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United States v. Broderick

United States District Court, E.D. North Carolina, Western Division

April 1, 2015

UNITED STATES OF AMERICA,
v.
RYAN BRODERICK

ORDER

W. EARL BRITT, Senior District Judge.

This matter is before the court on the government's motion to determine the competency of defendant. (DE # 22.) Specifically, the government requests that the court order defendant to submit to a psychiatric or psychological examination to determine whether he is competent to proceed to trial and whether he was insane at the time of the alleged offense. (Id. at 1.) Defendant opposes the motion. (DE # 27.)

The court has the authority to order a hearing to determine whether a defendant is competent to stand trial "if there is reasonable cause to believe that the defendant may presently be suffering from a mental disease or defect rendering him mentally incompetent to the extent that he is unable to understand the nature and consequences of the proceedings against him or to assist properly in his defense." 18 U.S.C. § 4241(a). Upon such a finding, the court may order that a psychiatric or psychological examination of the defendant be conducted prior to the hearing. Id . § 4241(b).

"Whether reasonable cause exists under § 4241 is a question left to the discretion of the trial court." United States v. Mason, 52 F.3d 1286, 1289 (4th Cir. 1995).

In determining whether there is reasonable cause to order a competency hearing, a trial court must consider all evidence before it, including evidence of irrational behavior, the defendant's demeanor..., and medical opinions concerning the defendant's competence. "[E]ven one of these factors standing alone may, in some circumstances, be sufficient." Medical opinions are "usually persuasive evidence on the question of whether a sufficient doubt exists" as to the defendant's competence. The trial court must "look at the record as a whole and accept as true all evidence of possible incompetence" in determining whether to order a competency hearing.

Id. at 1290 (citations omitted).

In support of its motion, the government relies on the transcribed telephone call which forms the basis of the charge against defendant. (DE # 22-2.) In that 29 January 2015 call to the Department of Veteran Affairs, in summary, defendant states that he needs help; he is going to "kill everybody in that place"; he does not want to live; he is "going crazy by the [] day"; and he has "PTSD, " which the court presumes to mean post-traumatic stress disorder. (Id.) Also, the government represents, and defendant does not deny, that a state magistrate issued involuntary commitment papers against defendant on the same day as the subject phone call. (Mot., DE # 22, at 2.)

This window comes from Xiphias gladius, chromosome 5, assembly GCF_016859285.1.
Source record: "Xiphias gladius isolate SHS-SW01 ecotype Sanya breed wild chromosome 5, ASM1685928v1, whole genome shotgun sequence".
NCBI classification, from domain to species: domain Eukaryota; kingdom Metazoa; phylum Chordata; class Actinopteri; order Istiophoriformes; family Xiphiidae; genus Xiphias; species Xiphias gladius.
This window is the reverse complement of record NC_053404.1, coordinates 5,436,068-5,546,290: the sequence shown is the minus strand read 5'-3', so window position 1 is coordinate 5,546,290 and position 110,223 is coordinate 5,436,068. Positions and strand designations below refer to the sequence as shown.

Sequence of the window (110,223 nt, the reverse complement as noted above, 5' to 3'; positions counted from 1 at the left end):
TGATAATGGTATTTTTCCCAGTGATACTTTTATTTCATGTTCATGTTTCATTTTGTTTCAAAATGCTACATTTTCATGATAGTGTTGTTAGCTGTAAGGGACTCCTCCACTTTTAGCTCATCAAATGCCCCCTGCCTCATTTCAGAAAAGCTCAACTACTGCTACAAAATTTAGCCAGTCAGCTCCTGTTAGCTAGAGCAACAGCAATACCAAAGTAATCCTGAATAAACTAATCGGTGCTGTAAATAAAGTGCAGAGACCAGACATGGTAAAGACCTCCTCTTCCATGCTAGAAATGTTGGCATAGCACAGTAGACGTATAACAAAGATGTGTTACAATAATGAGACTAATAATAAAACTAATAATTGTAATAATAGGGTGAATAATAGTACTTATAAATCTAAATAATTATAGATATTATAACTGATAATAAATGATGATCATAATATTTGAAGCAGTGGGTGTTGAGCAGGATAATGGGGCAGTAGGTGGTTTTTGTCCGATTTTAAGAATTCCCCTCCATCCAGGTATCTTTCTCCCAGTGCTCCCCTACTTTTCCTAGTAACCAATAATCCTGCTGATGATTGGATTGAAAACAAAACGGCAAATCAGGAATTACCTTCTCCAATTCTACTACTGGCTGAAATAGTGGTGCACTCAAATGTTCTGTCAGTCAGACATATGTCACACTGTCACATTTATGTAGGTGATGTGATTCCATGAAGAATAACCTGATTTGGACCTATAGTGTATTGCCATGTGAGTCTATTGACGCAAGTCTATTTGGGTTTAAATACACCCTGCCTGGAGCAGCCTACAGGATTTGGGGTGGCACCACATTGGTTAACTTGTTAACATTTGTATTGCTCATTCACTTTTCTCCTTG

In response, defense counsel represents that in the course of her meetings with defendant, he "has asked cogent questions, answered counsel's questions, and assisted counsel in her defense." (DE # 27, at 1-2.) She further states, "At NO time thus far has undersigned counsel had concerns that Mr. Broderick was incompetent to proceed in his criminal case." (Id. at 2.) Additionally, defendant opposes the government's motion because of the delay a competency evaluation would entail. (Id.)

Having considered the record as whole, the court concludes that there is not reasonable cause to believe defendant may presently be suffering from a mental disease or defect which renders him unable to understand these proceedings or assist in his defense. To be sure, there is reasonable cause to believe that defendant suffers from a mental disease or defect. However, having a mental illness does not equate with incompetency to stand trial. United States v. Bernard, 708 F.3d 583, 593 (4th Cir. 2013).

Turning to the government's request for an order requiring defendant to undergo a psychiatric or psychological examination to determine his competency at the time of the alleged offense, the government relies on 18 U.S.C. § 4242(a). That statute provides:

Upon the filing of a notice, as provided in Rule 12.2 of the Federal Rules of Criminal Procedure, that the defendant intends to rely on the defense of insanity, the court, upon motion of the attorney for the Government, shall order that a psychiatric or psychological examination of the defendant be conducted, and that a psychiatric or psychological report be filed with the court, pursuant to the provisions of section 4247(b) and (c).

18 U.S.C. § 4242(a). Defendant has not filed a notice of intent to assert a defense of insanity. Therefore, the court's authority under § 4242(a) has yet to be triggered.

For the foregoing reasons, the motion is DENIED.


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